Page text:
Alaska: The Last Frontier

Wow. We have finally completed our Alaskan adventures; successfully visiting all 16 national park units (administered by the National Park Service) in the state of Alaska.  Our journey took us to all regions of the state, including the rainforest, mountains, forests, windswept tundra, volcanos, sand dunes, hot springs, archipelagos, wild & scenic rivers, glaciers, fjords, historic mining towns, native villages and many tiny towns far off the grid served only by air.

Our modes of transportation included cars, boats, trains, buses, commercial flights, bush planes, float planes, kayaks, canoes, skiffs, water taxis, ferry boats, tour boats, fishing boats, big and small cruise ships, bicycles and many many miles on foot.

Some of the off the beaten path and unique places we visited included Chicken (formerly named Ptarmigan), King Salmon, Kotzebue, Bettles, McCarthy, Paxon, Port Allsworth, Circle, Eagle, Dyea and more. Many of the places we have visited most people have never heard of, including some of the national parks. 

Our journey began with our first trip to Alaska in 1997, when we visited Denali and fell in love with the state. This year, 2021, was our 5th trip to Alaska together. Every visit and experience has been wildly different. 

National Park Units in Alaska

Alaska contains more than 1/2 of America’s national parklands. 89% of the state is federally owned of which the National Park Service administers over 52 million acres. Alaska contains the country’s largest National Park as well as several of the least visited.

We like to categorize the national park units by how easily accessible they are!

Parks you can drive to:

Parks you fly or boat to:

Parks typically only accessible by plane, usually small bush planes:

*Note: folks can hike into these parks and some of them are also accessible in the winter by snow machine.

Our Favorite

We both agree that Aniachak National Monument & Preserve is the most amazing place we have ever been. Landing at Surprise Lake inside the crater of a dormant volcano and setting up camp, knowing we were the only human beings there, was mind boggling. The only living things sharing the crater with us were bears, wolves, caribou and foxes. Luckily we only saw these from a distance. 

We could walk in any direction and discover something new. Best of all, the animals had no fear of us. Just curiosity!

Our Biggest Surprise

The national park unit that surprised us the most was Bering Land Bridge National Preserve. Flying in from Kotzebue, we flew over what land that looked like a giant sponge with flocks of birds everywhere. Then the landscape changed to tundra and hills, covered in huge granite rocks (called tors) that just seemed to have been thrown randomly. We didn’t realize how big they were until we walked amongst them. Some of these rock formations were 50 feet high.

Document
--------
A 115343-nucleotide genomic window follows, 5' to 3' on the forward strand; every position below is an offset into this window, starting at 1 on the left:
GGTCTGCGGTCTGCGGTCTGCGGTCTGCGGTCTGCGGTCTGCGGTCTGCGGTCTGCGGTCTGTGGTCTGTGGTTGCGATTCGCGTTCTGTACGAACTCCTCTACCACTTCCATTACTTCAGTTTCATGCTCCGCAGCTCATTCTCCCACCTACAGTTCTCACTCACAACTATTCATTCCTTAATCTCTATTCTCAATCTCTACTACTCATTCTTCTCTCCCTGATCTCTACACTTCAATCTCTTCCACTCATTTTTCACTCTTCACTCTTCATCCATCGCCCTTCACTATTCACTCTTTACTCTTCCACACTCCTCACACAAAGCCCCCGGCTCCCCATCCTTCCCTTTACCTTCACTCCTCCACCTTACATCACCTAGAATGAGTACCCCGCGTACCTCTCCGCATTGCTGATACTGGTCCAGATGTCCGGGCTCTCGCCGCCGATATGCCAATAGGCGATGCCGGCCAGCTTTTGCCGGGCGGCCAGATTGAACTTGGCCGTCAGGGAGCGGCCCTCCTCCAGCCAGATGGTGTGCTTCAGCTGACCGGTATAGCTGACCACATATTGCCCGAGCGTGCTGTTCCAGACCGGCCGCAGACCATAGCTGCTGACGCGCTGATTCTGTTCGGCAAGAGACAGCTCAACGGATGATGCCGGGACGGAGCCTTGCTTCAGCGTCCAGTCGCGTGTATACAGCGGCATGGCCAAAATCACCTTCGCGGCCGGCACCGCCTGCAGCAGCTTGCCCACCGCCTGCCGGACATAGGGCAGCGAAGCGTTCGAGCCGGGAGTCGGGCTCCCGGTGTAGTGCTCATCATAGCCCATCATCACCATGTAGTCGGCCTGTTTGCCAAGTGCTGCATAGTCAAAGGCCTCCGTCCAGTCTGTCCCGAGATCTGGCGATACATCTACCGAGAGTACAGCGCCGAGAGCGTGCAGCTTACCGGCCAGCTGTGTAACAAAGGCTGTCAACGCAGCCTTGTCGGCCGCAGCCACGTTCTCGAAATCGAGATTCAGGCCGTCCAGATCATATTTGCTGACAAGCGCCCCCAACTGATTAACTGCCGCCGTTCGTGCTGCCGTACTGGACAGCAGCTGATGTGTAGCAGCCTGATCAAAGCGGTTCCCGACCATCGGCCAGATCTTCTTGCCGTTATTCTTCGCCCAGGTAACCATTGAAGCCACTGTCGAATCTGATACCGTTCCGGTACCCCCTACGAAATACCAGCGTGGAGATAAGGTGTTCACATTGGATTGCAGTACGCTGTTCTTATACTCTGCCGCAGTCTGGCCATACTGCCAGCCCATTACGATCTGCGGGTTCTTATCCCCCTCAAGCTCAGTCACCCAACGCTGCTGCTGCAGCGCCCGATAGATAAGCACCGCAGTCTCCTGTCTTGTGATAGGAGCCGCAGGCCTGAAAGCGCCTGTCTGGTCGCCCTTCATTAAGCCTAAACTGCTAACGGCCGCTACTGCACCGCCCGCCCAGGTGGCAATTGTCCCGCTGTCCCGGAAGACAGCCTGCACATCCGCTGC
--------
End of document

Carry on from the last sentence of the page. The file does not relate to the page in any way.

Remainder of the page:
Another surprising aspect was the hot spring. The bathhouse was a great surprise and after being in the wilderness for weeks, the bunkhouse felt like the Ritz. Funny to think we were closer to Siberia than anywhere else.

The Ones We Want to Return To

Alaska is such a massive state and the parks are so enormous, you simply can’t capture it all in one visit. We could say we would like to go back to them all, but we tend to not want to return to places we have been, simply because our experiences have been so good it might be hard to duplicate them. 

But there are a few places that we really would like to revisit if we have the time:

Katmai National Park & Preserve – a one day trip into the Valley of Ten Thousand Smokes was not really enough. We would love to go back and camp and hike there. The landscape is just incredible. 

Wrangell-St. Elias National Park & Preserve – We had a ton of fun at McCarthy and Kennicott, and it was fun to visit the glacier but that was just a small sample of the 13+ million acre park.  We’d love to get farther into the park, maybe on a hike!

McCarthy cycling gear: Beer and a bear spray!

Gates of the Arctic National Park & Preserve – We never thought we would say this, but we really wouldn’t mind returning to this one. Our time on the river was amazing but it was just a tip of the iceberg. It would be amazing to go back and visit the Brooks Range, maybe for a base camp adventure.

We really could go on and on… there are surely things that we didn’t see. But overall, we are happy that we made the investment to really experience each of these national park units. We learned a lot about Alaska and also about ourselves. Some of the trips really made us dig deep. We had some amazing weather, and then there were days when we asked ourselves what the the heck were we doing here. Certainly we got the full Alaska experience and we are delighted that we did.

Need Help Planning Your Visit?

If you would like some ideas or suggestions  for your trip to Alaska, feel free to send us a note.